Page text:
Monday, May 6, 2013
Mudhoney - Superfuzz Bigmuff plus Early Singles (Sub Pop, 1990)
"Grunge" has to be one of the most misused terms in the history of rock journalism. Widely and erroneously applied to Pearl Jam's p.c. arena rock, Soundgarden's stoner sludge, and Alice In Chains' heart of darkness metal, "grunge" became cultural shorthand for any Seattle-based heavy rock music that was marketed to flannel clad Gen-Xers in the early '90s. It is not my intent to diminish the contributions of the aforementioned bands. I'm a fan of at least one of them. It's just that, in all honesty, they had little to do with grunge. If you want to hear what grunge was really about, listen to Mudhoney's early recordings.
If grunge can be loosely defined as a fusion of punk and metal characterized by heavily distorted guitars and popularized in the Pacific Northwest in the latter part of the '80s, its pioneers were probably the likes of Green River, The U-Men, and Skin Yard. But it was Mudhoney who took grunge to a new level of awesomeness, infusing the style with a heavy dose of the Stooges. Issued in 1990 by Sub Pop Records, Superfuzz Bigmuff plus Early Singles is the definitive compilation of Mudhoney at its fiercest and filthiest. It collects the band's first two singles as well as its 1988 debut EP. Historical significance aside, it contains some of the most raging and feral rock n' roll of its time. If you've never blasted "Touch Me, I'm Sick" at obnoxious volumes while making yourself hoarse screaming along with Mark Arm, you haven't lived!
Arm, who had been Green River's lead singer, was no doubt a founding father of grunge. And Mudhoney guitarist Steve Turner was also in Green River for a while. But Mudhoney was a different band entirely - incorporating garage, blues, and lots of Raw Power worship into its flammable blend of heavy riffs and punk ferocity. And in drummer Dan Peters and bassist Matt Lukin, the band had one of the greatest rock n' roll rhythm sections ever. Jack Endino's minimalist production - a common factor in many "classic" grunge records - was an especially good fit for Mudhoney's rampageous attack. Debut single "Touch Me, I'm Sick" remains the band's defining song. And after 25 years, it's lost none of its bite (no pun intended - that drumming is sick!). Listening to these early tracks, one has to wonder why Arm is not recognized as an all-time great punk howler. His vocals are so primitive and in-your-face, and all that bad attitude and sheer depravity is a far cry from the mopey angst that people tend to associate with grunge. Whether you prefer sonic fireballs like "You Got It (Keep It Outta My Face)" and "In 'N' Out Of Grace" or thundering dirges like "Sweet Young Thing Ain't Sweet No More", there's something here for anyone who yearns to hear the "Seattle sound" at its very best. And covers of the Dicks ("Hate The Police") and Sonic Youth ("Halloween") demonstrate the diversity of influences that made grunge what it was.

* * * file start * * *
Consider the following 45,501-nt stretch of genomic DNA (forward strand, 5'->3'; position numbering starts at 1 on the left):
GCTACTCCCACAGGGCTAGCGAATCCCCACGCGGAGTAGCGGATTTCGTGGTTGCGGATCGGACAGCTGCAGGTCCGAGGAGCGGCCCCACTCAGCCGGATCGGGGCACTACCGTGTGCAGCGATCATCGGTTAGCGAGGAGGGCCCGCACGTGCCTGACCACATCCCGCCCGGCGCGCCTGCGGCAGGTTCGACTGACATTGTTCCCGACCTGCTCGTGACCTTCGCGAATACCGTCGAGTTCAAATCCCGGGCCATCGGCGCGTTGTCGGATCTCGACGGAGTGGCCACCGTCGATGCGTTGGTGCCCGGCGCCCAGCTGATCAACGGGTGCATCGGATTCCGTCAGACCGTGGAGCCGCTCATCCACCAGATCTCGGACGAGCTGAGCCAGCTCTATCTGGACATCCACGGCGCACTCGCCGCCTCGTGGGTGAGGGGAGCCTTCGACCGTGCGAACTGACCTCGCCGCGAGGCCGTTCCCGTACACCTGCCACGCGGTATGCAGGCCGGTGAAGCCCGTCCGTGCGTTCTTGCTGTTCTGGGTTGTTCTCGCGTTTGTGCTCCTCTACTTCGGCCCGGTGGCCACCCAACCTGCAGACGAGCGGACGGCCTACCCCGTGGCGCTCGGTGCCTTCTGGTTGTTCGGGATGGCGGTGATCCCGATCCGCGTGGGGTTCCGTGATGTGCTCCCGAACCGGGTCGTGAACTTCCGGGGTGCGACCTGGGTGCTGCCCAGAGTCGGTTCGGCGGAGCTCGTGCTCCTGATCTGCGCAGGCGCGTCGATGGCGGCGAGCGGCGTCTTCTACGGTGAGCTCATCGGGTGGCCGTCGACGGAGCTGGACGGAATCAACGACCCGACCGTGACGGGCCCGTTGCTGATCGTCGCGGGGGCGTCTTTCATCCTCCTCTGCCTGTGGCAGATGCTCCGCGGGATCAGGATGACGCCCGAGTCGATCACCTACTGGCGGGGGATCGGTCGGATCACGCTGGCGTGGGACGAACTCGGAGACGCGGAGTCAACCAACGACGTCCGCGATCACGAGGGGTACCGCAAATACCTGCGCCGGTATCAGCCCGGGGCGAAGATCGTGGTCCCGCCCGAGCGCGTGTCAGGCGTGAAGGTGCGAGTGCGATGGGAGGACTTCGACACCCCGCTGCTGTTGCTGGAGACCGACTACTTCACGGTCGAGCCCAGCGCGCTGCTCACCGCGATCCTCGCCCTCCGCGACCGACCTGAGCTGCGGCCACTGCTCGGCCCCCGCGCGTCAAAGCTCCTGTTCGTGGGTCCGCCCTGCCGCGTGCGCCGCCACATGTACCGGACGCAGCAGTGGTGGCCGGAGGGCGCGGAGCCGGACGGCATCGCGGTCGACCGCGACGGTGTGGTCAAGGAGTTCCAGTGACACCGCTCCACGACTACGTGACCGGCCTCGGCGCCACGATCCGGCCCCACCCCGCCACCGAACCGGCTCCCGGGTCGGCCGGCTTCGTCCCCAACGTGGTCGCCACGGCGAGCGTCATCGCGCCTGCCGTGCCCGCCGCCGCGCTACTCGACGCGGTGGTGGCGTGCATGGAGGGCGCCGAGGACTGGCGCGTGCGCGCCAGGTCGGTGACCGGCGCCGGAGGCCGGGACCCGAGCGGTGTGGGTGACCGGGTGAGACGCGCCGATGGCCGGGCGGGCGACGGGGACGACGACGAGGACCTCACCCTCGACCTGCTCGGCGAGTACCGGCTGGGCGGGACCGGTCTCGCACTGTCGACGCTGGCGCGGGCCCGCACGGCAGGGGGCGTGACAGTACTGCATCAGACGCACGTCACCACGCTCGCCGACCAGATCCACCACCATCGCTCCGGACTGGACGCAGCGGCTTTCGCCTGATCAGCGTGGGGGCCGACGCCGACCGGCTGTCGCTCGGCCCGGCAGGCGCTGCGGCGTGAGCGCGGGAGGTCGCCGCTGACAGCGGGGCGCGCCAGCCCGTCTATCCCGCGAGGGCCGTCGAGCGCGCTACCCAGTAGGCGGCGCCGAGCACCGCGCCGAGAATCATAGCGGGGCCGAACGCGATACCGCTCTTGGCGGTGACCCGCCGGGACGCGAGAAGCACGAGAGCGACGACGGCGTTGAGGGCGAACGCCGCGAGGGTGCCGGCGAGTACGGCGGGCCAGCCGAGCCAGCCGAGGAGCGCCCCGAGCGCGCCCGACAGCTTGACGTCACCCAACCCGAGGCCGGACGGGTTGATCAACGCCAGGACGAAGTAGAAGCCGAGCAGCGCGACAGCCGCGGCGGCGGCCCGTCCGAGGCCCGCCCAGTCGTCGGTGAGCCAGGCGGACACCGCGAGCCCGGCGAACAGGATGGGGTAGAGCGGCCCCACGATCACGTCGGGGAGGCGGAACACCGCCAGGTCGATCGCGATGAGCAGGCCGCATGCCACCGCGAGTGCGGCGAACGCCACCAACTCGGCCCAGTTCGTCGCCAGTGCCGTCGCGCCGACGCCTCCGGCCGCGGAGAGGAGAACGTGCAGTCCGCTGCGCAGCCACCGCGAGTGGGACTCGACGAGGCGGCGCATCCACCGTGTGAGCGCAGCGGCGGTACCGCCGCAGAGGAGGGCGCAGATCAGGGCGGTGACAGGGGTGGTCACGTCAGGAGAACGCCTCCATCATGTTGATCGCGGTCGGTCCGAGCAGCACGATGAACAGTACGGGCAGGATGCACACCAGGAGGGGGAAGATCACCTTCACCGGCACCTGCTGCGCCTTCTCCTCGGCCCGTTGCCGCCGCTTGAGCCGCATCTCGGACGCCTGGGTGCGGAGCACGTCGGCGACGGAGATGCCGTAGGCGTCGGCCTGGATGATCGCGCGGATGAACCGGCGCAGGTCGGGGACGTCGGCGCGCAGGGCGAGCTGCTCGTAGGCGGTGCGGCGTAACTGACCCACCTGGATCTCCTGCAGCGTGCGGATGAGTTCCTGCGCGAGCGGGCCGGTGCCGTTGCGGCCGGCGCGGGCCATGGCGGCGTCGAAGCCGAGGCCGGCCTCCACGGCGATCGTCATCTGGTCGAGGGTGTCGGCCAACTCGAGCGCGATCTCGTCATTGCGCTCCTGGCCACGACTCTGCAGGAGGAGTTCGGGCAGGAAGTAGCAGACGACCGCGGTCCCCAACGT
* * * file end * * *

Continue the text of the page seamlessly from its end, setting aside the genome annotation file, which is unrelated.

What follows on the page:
It was unfortunate yet not surprising that Mudhoney was left out in the cold when grunge went mainstream in the fall of 1991. There wasn't anything even remotely commercial about the band's music. And given that grunge's marketability was largely tied to the myth of an entire generation needing to feel sorry for itself, Mudhoney's caustic humor and brazen fuck-you attitude weren't exactly selling points. But the band almost certainly preferred it that way. Perfectly content with their cult following, they just kept going strong and are still at it today. They just released their ninth LP - the outstanding and still snarling Vanishing Point. Unlike most bands that start off with legendary early works, Mudhoney has never embarrassed itself or "gone soft" on its later records. There's really no such thing as a "bad" Mudhoney album. But Superfuzz Bigmuff is where it all started - a perfect introduction not just to grunge rock but also to one of the most criminally unheralded bands of all-time.
Posted by Rutledge at 5:36 AM